a. Stable ground (e.g. flagstones) at least 1.5 m from flammable materials
b. Yes, with the exception of sour (such as lemon) and very salty food since it will dissolve the tin foil
b. As close to the house as possible to shield it from rain
c. On a wooden terrace
7 What is most popular to put on the BBQ in
2 Remember to light the BBQ due in time, but what
should be avoided when doing it?
8 Which of the following “Personal Protection
Equipment” (PPE) should not be used?
3 One of the advantages of a gas BBQ is that you
are ready to start within a few minutes, but what should you be aware of? a. Turn the gas once when you are ready to light it and turn it off as soon as you are finished
b. Keep the black crusts on the meat, since it contains hazardous substances
you not consider?
c. Cook to a minimum core temperature of 70 degrees
a. Ensure all weeds are removed and the lawn is mown b. Connect and disconnect gas hose from bottle before and after use. Check hose regularly - if it is brittle, burst or white in colour the hose must be replaced
b. Perforate the sausages with a fork c. Turn the sausages as little as possible
5 Who should be kept a safe distance from the hot BBQ?
What should you always remember? a. Keep the grill under constant surveillance b. Use your common sense c. Extinguish coals after use
c. Children and pets
11: A + B+ C
In order for sausages to crack, you should: a. Place the sausages on the edge or in the end to en sure a lower temperature
c. Store your gas bottle properly and never ignite a closed gas BBQ. Remember from Spadeadam how much damage 2.2KG gas can cause
b. Public authority
c. Flip-flops and loose-fitting clothes
a. Use two BBQ tongs and two dishes, one for raw and one for grilled meet
4 When using a gas BBQ what other issues should
b. Heat resistant tools with long handles
c. Place the gas BBQ in as windy as possible a position to cool down the BBQ and use more gas
9 What should NOT be done to avoid food
b. Make sure the table is laid
b. Lighter fluids
c. No, it is hazardous to health
a. Yes, no problem
On a tour in October 2013 SafetyNews has spoken with an experienced and an inexperienced employee about workplace safety then and now. The experienced one is scaffolding foreman on Halfdan BC, Peder Groth, who was on his second last tour after 33 years on the North Sea when we talked with him. The inexperienced one is Anders Cordes, an electrician who has worked offshore as a production technician since 1 September 2013. He was on his second tour.
The inexperienced The inexperienced employee says for example: I have the clear impression that safety comes above everything else; that it is a natural part of everyday life and work. ”I have never worked at a workplace which produced gas and oil under high pressure. So I shall not ”fiddle with” anything until I am absolutely sure. I ask and I listen. The workplace involves a lot of new things and a lot of new risks to me. You must have great respect for what we are dealing with. Fortunately, I see that everyone really focuses on safety. And it is not only words, it is action. Safety comes above everything else. It is really good,” says Anders Cordes.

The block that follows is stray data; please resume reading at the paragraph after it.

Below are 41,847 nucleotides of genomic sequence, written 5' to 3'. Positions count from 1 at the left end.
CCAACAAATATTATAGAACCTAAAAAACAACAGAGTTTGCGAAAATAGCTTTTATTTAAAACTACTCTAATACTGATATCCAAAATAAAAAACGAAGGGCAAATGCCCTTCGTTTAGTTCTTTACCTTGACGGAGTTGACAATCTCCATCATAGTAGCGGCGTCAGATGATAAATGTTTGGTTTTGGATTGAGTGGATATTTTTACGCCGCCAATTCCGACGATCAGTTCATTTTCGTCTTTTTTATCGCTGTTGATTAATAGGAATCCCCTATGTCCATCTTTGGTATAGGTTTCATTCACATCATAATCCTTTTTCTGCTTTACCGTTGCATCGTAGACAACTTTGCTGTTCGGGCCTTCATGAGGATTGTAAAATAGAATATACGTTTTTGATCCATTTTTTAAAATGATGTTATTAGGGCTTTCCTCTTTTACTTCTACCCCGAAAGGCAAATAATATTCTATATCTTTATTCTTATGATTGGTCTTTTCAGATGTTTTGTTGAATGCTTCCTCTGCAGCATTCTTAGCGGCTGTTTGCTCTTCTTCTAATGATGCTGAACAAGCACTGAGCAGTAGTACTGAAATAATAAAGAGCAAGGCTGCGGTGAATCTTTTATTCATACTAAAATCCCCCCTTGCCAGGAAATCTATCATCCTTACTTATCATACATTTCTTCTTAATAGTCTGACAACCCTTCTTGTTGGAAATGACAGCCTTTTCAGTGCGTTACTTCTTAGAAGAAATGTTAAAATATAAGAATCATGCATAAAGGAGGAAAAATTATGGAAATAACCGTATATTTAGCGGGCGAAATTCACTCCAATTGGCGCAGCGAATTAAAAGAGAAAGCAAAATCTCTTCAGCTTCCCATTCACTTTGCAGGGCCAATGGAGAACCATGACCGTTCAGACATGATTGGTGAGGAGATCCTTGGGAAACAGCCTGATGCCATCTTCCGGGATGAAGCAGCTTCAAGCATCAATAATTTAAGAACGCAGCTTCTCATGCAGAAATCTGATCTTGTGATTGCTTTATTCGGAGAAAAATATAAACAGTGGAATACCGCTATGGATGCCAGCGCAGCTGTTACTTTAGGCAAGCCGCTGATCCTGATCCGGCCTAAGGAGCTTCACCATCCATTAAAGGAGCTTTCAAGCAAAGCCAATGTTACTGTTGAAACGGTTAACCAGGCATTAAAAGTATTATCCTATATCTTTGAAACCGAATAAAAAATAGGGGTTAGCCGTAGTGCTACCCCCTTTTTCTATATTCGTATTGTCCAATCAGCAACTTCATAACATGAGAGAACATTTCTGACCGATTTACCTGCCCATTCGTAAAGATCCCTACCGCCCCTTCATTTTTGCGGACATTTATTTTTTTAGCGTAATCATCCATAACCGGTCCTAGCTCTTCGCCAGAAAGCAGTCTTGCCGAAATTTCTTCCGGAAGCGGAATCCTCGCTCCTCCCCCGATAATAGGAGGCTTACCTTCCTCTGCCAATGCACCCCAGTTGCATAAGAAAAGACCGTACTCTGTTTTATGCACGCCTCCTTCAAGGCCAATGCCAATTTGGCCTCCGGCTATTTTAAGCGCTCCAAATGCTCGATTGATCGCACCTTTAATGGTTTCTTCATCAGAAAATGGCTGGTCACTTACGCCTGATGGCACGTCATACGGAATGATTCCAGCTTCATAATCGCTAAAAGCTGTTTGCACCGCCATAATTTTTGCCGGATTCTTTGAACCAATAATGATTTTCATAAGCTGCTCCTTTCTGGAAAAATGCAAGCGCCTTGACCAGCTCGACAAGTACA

becomes a bureaucracy with a lot of papers where you might forget to think for yourself.
”At first, it is important to work together with a colleague who has lots of experience, so you can learn as much as possible as quickly as possible. But it will take a long time to become experienced. It is not enough that you can follow orders, you must think for yourself - and it requires that you know what is going on,” continues Anders.
Focus on tidiness
The head is the most important thing
”One of the things I have noticed as new on the job is that people here take good care of themselves - and each other. It is very positive. Safety is a natural part of everyday life and work. And that is how it should be. It is no use if safety work 22 Safety news JUNI 2014
The most important thing in relation to safety is that you use your brain in everything you do. I have always had the attitude that I must first take care of myself; regardless of safety rules. If I think that something is unsafe, I do not do the job, even though I may according to the rules. So it’s better to ask once more,” says Anders.